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Secure Reads: How to Cheat at Managing Information Security

Read a review of the book How to Cheat at Managing Information Security.

This article can also be found in the Premium Editorial Download: Information Security magazine: Nine tips to guarding your intellectual property

Here are three security titles for your bookshelf. This month, we highlight security management:

How to Cheat at Managing Information Security
By Mark Osborne
Syngress Publishing, 315 pages, $39.95

Osborne, former head of security at KPMG and Buckingham Palace, covers security management from non-technical and technical perspectives. He provides policy, legal, auditing and hiring insight, as well as advice on infrastructure security, IDS/IPS, penetration testing and application security.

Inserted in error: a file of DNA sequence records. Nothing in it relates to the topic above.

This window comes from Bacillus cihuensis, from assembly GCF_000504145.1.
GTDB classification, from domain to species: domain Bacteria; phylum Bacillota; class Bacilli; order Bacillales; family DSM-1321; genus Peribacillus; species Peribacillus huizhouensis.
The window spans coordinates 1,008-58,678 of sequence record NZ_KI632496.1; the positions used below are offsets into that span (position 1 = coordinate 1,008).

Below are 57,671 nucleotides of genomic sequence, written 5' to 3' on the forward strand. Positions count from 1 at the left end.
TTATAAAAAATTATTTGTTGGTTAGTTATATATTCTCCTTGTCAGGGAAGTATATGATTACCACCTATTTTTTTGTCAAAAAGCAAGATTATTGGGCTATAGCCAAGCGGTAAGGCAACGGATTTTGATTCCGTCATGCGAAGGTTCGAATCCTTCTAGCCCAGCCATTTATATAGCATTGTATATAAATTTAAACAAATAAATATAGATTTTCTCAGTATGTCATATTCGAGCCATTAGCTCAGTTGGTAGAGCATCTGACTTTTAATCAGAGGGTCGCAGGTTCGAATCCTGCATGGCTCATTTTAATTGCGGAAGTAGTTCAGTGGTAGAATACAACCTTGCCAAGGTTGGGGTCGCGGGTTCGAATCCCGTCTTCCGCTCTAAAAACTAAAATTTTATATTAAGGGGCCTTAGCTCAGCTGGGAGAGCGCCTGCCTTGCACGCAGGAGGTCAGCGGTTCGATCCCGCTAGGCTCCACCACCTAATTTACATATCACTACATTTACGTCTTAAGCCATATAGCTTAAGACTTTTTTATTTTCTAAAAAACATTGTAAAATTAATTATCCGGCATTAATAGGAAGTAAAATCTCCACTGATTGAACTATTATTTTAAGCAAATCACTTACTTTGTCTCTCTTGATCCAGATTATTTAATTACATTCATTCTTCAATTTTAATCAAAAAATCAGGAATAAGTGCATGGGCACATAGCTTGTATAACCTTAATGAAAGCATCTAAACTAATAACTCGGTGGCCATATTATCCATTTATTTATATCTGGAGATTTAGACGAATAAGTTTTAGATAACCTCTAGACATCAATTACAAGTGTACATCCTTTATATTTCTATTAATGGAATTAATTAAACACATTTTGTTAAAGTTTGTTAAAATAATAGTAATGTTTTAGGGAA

Information Security and Employee Behaviour
By Angus McIlwraith
Gower Publishing, 169 pages, $99.95

McIlwraith proposes a framework for employee awareness programs, teaching employees how to avoid introducing risk to the enterprise via their actions. He writes at a high level about implementing an awareness program, how to deliver the message and measuring a program's success.

Enemy at the Water Cooler
By Brian T. Contos
Syngress Publishing, 261 pages, $49.95

Insiders are considered the biggest threat to customer data and intellectual property, and Contos explores this notion in depth. He writes about inadvertent exposures of information by trusted insiders, and the threat posed by disgruntled current and former employees. The author uses case studies to illustrate the problem. He also provides an introduction to cybercrime and suggestions on how managers can mitigate the insider threat.

Visit SearchSecurity.com's Information Security Bookshelf for chapter downloads and podcast readings from popular security books.

This was last published in May 2007

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